Large estate offers new opportunities
Posted on 05/11/2021
Clients hold products (eggs and honey) produced on the new estate.The Living and Learning Enrichment Center (LLEC) has grown by leaps and bounds in the last five years – opening a spacious new home base, launching several micro-businesses, offering hybrid programs due to COVID-19, and forming a new partnership to provide housing for people with autism and related challenges.

On April 30, 2021, LLEC formed an alliance with Community Opportunity Center (COC), a nonprofit that provides housing and staffing support to 78 individuals in Wayne County, ages 18 to 73. The organization partners with adults with developmental disabilities and their families to help ensure that those served live active and enriched lives by providing comprehensive housing and staffing supports throughout the life cycle of the individual.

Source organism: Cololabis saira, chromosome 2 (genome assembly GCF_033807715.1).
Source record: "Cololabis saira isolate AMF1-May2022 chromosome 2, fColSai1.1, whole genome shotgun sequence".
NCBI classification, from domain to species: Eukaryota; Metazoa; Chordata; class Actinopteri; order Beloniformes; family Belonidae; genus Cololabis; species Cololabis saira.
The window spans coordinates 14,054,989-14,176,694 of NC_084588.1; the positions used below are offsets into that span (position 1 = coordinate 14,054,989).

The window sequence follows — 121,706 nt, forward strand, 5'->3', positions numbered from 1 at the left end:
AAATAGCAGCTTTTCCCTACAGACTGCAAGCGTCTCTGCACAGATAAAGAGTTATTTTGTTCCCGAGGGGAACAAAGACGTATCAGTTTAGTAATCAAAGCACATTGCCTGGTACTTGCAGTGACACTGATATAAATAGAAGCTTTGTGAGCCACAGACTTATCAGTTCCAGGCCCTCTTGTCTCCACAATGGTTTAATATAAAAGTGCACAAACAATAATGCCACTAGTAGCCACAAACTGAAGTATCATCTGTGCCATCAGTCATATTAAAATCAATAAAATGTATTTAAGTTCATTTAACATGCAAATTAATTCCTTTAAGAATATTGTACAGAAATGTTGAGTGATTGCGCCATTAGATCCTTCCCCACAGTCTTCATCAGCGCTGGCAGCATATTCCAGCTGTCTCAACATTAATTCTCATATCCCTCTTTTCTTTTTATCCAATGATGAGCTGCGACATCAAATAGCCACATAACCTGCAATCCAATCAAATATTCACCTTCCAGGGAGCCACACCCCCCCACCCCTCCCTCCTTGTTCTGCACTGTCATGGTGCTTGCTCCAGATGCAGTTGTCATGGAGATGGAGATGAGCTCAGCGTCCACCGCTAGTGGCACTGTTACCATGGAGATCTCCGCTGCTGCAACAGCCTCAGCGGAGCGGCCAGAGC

The home base is shifting from a rental house next to Mill Race Village to the former Don Massey estate, at 801 Griswold, south of 8 Mile, on the northern side of Northville in the City of Novi. In 2019, there was an all-out fundraising effort. An anonymous donor who was inspired by LLEC’s plans and vision to improve the lives of people with autism provided $500,000 of $3.5 million needed to purchase the property, and the balance was raised through generous business contributions and private donations.

The campus has 14 acres with a large main house, lush lawns and gardens, an outdoor pool, plenty of trees, and several outbuildings, which will be converted into areas for work, learning and creativity. The move is expected to be complete by July 1, 2021.

“It’s wonderful,” founder and director Rachelle Vartanian said of the property. “We got the keys in January 2020 and COVID hit in March. Things have slowed us down with COVID. We have to make it ADA compliant, which involves changing doorways and doors, and turning the laundry room into a handicap-accessible bathroom. We also had to widen the driveway.”